This article originally appeared in TidBITS on 2007-08-20 at 2:47 p.m.
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iPhone Billing and International Issues

by Jorg Brown

There are two big controversies brewing in the iPhone world right now, both squarely in AT&T's purview.

The first is that AT&T defaults to sending you detailed information about your phone use, including a printout, arriving through the mail, of every text message you send or receive, as well as every block of data; they do this even if you have unlimited service. The canonical example is a customer whose 300-page phone bill [1] cost AT&T $10 to send.

This is an idiotic waste of paper (blogger Muhammad Saleem estimated it [2] at nearly 75,000 trees per year), but reportedly customers signing up after 10-Aug-07 will instead receive summary bills that basically just say how much you owe. You can also ask AT&T to switch your account to summary billing or to paperless billing, though an email message sent to Muhammad [3] purportedly from an AT&T call center employee claimed that paperless billing would cost $1.99 per month.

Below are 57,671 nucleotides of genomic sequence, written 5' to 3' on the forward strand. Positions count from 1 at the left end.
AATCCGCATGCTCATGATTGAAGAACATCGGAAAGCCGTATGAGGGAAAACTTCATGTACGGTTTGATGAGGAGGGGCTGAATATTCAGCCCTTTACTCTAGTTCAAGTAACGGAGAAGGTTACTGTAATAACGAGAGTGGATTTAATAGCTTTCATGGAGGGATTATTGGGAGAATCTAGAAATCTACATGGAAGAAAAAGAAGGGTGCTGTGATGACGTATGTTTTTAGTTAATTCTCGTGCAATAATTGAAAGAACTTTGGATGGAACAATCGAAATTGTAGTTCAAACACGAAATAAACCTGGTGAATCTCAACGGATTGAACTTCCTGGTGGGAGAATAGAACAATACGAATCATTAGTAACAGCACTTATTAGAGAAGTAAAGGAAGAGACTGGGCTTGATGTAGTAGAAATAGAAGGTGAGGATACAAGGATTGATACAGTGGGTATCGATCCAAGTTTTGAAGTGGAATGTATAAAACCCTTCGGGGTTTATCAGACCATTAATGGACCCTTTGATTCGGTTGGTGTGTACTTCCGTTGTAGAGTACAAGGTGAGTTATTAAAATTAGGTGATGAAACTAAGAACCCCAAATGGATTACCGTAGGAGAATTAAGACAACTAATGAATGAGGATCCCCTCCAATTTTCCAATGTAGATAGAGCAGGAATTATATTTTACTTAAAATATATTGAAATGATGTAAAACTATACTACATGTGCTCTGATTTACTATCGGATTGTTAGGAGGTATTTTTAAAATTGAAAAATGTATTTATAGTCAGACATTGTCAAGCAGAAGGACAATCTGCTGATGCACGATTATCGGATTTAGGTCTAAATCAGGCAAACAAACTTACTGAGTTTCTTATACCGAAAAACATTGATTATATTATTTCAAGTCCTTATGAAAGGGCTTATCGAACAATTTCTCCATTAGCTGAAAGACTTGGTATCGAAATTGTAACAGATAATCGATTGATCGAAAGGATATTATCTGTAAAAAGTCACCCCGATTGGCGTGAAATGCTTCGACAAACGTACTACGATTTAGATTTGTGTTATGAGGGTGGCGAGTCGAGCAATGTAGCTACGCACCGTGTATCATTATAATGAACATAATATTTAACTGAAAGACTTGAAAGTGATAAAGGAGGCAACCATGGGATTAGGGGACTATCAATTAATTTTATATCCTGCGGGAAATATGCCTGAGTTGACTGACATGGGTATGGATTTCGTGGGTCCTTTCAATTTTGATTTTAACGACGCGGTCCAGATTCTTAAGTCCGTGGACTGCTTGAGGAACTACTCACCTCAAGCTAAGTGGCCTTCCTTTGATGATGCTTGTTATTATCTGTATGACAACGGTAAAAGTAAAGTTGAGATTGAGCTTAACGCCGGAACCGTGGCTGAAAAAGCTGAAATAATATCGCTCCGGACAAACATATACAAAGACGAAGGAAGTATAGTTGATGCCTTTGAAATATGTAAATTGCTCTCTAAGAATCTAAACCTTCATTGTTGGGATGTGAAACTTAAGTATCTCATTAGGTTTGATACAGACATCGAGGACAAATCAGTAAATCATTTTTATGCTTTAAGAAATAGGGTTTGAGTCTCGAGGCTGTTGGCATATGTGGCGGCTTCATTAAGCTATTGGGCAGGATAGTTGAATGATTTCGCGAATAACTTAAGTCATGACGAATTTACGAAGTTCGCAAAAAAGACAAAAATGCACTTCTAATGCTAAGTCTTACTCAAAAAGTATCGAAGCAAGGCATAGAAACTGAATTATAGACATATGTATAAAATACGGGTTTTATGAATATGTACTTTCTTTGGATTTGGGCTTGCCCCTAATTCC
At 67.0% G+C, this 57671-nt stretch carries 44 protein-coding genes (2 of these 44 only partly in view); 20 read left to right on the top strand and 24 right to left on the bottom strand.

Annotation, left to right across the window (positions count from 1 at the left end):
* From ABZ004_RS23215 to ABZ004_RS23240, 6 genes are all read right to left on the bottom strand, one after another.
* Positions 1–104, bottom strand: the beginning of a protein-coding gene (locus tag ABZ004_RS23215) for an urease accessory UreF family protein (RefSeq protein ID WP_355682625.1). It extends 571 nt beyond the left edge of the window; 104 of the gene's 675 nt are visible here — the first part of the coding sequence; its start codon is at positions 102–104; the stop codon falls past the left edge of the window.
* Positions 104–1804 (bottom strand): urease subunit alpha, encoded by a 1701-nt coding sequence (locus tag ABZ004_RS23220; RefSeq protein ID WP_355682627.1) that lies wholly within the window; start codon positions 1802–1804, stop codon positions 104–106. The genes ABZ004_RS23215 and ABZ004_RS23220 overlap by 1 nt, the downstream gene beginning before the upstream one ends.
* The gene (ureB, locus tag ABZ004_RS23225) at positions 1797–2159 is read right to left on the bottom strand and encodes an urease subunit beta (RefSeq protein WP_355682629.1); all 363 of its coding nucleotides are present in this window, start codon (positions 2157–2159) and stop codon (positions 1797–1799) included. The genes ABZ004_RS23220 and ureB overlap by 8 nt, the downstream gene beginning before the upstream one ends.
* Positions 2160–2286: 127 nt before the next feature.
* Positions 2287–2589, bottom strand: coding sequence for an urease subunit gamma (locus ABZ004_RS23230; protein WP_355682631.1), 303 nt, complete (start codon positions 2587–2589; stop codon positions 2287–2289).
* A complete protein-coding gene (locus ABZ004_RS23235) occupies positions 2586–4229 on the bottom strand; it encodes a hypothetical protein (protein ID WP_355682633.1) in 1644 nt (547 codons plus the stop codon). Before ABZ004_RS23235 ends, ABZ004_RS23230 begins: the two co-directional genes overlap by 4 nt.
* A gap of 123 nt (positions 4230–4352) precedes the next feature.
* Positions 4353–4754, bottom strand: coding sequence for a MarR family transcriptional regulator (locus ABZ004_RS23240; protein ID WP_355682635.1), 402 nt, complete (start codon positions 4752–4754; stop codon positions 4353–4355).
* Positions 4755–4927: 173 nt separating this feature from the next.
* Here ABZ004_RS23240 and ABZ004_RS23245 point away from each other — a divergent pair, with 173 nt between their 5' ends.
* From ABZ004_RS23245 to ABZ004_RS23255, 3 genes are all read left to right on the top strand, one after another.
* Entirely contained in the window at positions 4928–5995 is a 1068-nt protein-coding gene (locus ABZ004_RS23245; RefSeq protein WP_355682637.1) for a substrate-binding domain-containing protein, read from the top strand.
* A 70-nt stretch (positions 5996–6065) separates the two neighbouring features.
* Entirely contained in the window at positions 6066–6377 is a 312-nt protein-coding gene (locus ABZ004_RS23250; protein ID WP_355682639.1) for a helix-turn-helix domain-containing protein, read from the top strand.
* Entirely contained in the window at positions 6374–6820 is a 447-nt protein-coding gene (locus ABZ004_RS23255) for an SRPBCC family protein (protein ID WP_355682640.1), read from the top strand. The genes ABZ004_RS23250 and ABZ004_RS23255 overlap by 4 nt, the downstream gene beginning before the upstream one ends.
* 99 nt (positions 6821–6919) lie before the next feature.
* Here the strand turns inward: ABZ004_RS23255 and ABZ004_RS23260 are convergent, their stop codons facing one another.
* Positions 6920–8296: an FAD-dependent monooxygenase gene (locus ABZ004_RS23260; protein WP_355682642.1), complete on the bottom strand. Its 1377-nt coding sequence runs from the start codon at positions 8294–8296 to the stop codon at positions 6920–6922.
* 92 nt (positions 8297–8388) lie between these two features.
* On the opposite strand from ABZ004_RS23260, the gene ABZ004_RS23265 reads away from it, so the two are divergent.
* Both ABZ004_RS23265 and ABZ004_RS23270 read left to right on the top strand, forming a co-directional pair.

But that's not a big deal - AT&T will work it out eventually.

The bigger problem is that, while iPhone data usage is flat-rate in the United States, in every other country it's charged by the byte, and the charges are quite high. Same thing with text messages.

On top of that, many people have their iPhones set to check email automatically every few minutes, something that's not a problem when in the United States, but which generates huge charges when you're in another country.

Consider, for example, that in Canada the charge for outgoing text messages is 50 cents per message, while the data rate is about $1 for every 50K, or $20 per megabyte. Now go to Home > Settings > Usage on the iPhone and multiply your data use, in megabytes, by $20, and contemplate how high your phone bill might be.

There are a few ways you can avoid the high bills that jet-setting iPhone users have been seeing: